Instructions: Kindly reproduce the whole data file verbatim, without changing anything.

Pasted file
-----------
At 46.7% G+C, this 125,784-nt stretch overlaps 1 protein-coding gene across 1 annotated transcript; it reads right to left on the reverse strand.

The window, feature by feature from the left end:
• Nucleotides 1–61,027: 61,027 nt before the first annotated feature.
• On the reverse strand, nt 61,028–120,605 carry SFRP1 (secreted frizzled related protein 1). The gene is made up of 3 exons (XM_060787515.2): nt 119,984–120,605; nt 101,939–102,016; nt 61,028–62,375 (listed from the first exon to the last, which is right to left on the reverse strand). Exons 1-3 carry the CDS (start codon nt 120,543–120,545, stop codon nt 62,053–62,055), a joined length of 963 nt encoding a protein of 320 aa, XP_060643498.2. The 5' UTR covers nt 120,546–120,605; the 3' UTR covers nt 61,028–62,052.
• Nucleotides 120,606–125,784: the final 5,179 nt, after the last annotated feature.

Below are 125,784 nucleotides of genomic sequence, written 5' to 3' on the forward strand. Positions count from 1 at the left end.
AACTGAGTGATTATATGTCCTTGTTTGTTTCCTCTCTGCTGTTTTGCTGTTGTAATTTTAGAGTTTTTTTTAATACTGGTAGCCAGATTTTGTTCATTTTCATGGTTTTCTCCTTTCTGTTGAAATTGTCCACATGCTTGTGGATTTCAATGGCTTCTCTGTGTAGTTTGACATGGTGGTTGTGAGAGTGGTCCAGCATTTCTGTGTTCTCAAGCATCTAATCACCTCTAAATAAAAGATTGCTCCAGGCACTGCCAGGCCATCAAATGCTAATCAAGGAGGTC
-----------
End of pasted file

At 46.7% G+C, this 125,784-nt stretch overlaps 1 protein-coding gene across 1 annotated transcript; it reads right to left on the reverse strand.

The window, feature by feature from the left end:
• Nucleotides 1–61,027: 61,027 nt before the first annotated feature.
• On the reverse strand, nt 61,028–120,605 carry SFRP1 (secreted frizzled related protein 1). The gene is made up of 3 exons (XM_060787515.2): nt 119,984–120,605; nt 101,939–102,016; nt 61,028–62,375 (listed from the first exon to the last, which is right to left on the reverse strand). Exons 1-3 carry the CDS (start codon nt 120,543–120,545, stop codon nt 62,053–62,055), a joined length of 963 nt encoding a protein of 320 aa, XP_060643498.2. The 5' UTR covers nt 120,546–120,605; the 3' UTR covers nt 61,028–62,052.
• Nucleotides 120,606–125,784: the final 5,179 nt, after the last annotated feature.

Below are 125,784 nucleotides of genomic sequence, written 5' to 3' on the forward strand. Positions count from 1 at the left end.
AACTGAGTGATTATATGTCCTTGTTTGTTTCCTCTCTGCTGTTTTGCTGTTGTAATTTTAGAGTTTTTTTTAATACTGGTAGCCAGATTTTGTTCATTTTCATGGTTTTCTCCTTTCTGTTGAAATTGTCCACATGCTTGTGGATTTCAATGGCTTCTCTGTGTAGTTTGACATGGTGGTTGTGAGAGTGGTCCAGCATTTCTGTGTTCTCAAGCATCTAATCACCTCTAAATAAAAGATTGCTCCAGGCACTGCCAGGCCATCAAATGCTAATCAAGGAGGTC